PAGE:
Injuries can lead to missed training sessions. In a recent journal article looking at gym-based workouts, it showed there's a 19% chance of getting an overuse/repetitive injury through high-intensity exercise (1).
These were described as Crossfit style workouts of mixed equipment (bodyweight, kettlebells, running, rowing, barbells dumbbells etc.) at mixed intensity; something commonplace in gyms nowadays.
This article also likens the chance of getting injured in the gym with that of sports such as track and field, gymnastics and Olympic weightlifting. This suggests that going to the gym is becoming more like sport with the same injury rates as non-contact exercise.
Training is supposed to be a healthy pursuit but pair high-intensity training with the mentality of wanting immediate results, we tend to increase the intensity of workouts too quickly to achieve our goals.
It’s surprising how many people miss a warm-up as part of their time at the gym. I can’t stress this enough, a proper warm-up is essential to staying injury-free.
The warm-up increases blood flow and gets the mind in a state of readiness to workout. It also gets you in tune with your body feeling out any aches or pains before high-intensity exercise. You can then modify exercises where necessary.
If it's an upper-body day, then think about your posture, your shoulder position, wrist position and spinal position. For example, banded rotational work for the arms and shoulders is a fantastic way to wake up the shoulder stabilisers while also utilising the correct spinal position.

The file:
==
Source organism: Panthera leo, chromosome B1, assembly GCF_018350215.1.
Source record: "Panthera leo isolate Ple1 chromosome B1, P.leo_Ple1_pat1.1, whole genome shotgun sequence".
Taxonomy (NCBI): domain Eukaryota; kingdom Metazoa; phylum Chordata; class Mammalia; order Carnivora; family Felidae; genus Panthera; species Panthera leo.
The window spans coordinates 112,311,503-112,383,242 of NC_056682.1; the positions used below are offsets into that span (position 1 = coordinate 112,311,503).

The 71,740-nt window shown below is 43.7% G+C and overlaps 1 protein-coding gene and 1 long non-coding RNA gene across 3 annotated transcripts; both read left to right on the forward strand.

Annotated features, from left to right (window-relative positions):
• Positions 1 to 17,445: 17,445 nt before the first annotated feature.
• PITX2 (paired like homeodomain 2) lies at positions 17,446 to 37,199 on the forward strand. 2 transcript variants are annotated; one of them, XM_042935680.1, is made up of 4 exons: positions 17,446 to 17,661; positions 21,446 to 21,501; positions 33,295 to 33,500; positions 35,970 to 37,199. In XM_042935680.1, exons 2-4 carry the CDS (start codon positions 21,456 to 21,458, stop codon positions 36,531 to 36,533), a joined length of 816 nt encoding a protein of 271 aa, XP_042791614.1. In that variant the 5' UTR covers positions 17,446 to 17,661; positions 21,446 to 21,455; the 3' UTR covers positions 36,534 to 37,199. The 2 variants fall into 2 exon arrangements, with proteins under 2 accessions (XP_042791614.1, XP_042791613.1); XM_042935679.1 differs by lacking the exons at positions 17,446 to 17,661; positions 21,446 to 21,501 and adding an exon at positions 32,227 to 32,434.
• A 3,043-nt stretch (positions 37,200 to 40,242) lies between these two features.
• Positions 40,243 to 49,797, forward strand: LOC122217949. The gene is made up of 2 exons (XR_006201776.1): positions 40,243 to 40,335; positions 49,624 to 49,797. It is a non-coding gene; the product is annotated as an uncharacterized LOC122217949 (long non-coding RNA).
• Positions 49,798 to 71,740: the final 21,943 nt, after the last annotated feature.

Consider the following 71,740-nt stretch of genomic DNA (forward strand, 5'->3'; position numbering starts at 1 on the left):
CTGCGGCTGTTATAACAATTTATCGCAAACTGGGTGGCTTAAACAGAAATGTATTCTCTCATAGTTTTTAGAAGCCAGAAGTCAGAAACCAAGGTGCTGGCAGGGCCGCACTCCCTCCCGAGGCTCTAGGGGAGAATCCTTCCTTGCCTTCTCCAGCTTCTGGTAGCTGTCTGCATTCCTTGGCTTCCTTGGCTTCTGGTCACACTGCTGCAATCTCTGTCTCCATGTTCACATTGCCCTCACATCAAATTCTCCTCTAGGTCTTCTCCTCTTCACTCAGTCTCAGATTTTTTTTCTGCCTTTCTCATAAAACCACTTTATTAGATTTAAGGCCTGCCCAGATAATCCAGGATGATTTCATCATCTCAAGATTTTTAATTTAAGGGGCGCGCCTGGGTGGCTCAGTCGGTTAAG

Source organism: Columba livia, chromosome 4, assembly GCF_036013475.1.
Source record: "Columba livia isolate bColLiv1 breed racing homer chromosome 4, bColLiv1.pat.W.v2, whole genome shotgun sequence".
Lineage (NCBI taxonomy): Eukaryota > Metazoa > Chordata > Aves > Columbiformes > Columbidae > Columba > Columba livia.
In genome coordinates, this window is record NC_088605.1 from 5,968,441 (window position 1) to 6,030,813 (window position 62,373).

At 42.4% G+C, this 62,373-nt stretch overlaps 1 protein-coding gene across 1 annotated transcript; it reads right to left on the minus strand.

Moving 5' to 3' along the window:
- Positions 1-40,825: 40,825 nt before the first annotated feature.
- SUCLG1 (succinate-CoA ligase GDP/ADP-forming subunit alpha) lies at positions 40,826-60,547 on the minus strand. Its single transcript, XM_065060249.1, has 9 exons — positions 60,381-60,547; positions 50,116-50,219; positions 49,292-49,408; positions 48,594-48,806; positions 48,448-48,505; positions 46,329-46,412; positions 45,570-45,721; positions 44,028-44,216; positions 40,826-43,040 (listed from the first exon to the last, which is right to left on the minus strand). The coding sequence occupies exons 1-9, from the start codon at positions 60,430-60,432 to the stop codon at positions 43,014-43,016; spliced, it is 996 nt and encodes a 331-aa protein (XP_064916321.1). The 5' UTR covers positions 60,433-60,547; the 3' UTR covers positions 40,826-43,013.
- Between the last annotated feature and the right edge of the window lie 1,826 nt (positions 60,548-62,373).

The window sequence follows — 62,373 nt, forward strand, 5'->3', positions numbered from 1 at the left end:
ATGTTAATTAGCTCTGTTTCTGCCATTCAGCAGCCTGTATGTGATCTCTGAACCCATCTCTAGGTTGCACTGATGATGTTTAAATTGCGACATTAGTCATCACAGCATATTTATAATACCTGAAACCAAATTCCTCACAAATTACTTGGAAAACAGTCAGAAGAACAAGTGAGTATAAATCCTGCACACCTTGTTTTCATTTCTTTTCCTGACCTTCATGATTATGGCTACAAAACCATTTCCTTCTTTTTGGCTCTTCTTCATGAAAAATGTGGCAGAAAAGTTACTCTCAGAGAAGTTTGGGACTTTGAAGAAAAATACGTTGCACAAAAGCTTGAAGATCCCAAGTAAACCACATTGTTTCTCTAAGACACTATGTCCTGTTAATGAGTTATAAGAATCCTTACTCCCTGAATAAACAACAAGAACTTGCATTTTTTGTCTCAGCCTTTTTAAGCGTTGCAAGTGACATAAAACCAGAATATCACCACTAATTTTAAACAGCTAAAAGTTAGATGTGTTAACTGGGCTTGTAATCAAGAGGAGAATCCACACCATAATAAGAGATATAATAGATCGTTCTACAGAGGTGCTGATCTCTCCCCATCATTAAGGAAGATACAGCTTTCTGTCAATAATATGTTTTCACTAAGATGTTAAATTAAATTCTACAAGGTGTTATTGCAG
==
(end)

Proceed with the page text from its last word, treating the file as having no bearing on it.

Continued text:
If it's a lower-body day then get the hips, lower and upper back activated as well as the core.
If its a day where you’re joining a class then you should cover all bases and activate the whole body at a lower intensity with some of the movements you’ll experience in the class.
Your expectations are really important. Many individuals are in great shape, but you only see the end product. What you don’t see is the discipline they’ve had with training, diet and lifestyle.
You must understand if your goals are possible, but more importantly if they’re possible for you with your current lifestyle. The toll on the body going from zero training to training 5 days per week could be asking for trouble.
It would be like driving your Nissan Micro for most of your life, to then stepping into a Formula 1 car and expecting not to crash. You’re going to crash.
Setting a goal of getting into the gym is a good place to start. Do the same for the following week and see if you can achieve a month's worth of just showing up. Once you’re training age increases, then you can start to get very specific about your training.
If you don’t know what to do once you’re in the gym then seek out a class which isn’t high intensity for the early days. Something like Pilates or bodyweight conditioning would be good options.
Going straight for the high-intensity training could lead to compromising on correct exercise form leading to repeatedly hitting bad positions ergo injury.
It's hard to stress the importance of good form.
Correct technique doesn’t sound sexy. It requires both physical and mental effort to get your posture and positions right.
Bad technique comes from not knowing better and form. For example, you might not know how your posture should look and feel in a plank to reduce the stress on your lower back and shoulders.
You may think you’re in the right position but it's very hard to see what it looks like without feedback and guidance. Hiring a professional trainer will save your body from injury.
While sustaining an injury isn’t 100% avoidable, keep these 3 points in mind to reduce the chance!
Learn about technique and improve your movement and posture. Not only does this reduce the chance of injury, but it will make you more athletic! Don’t be the person that gets injured in the gym, its avoidable.
Are Injuries More Common With CrossFit Training Than Other Forms of Exercise? Journal of Sport Rehabilitation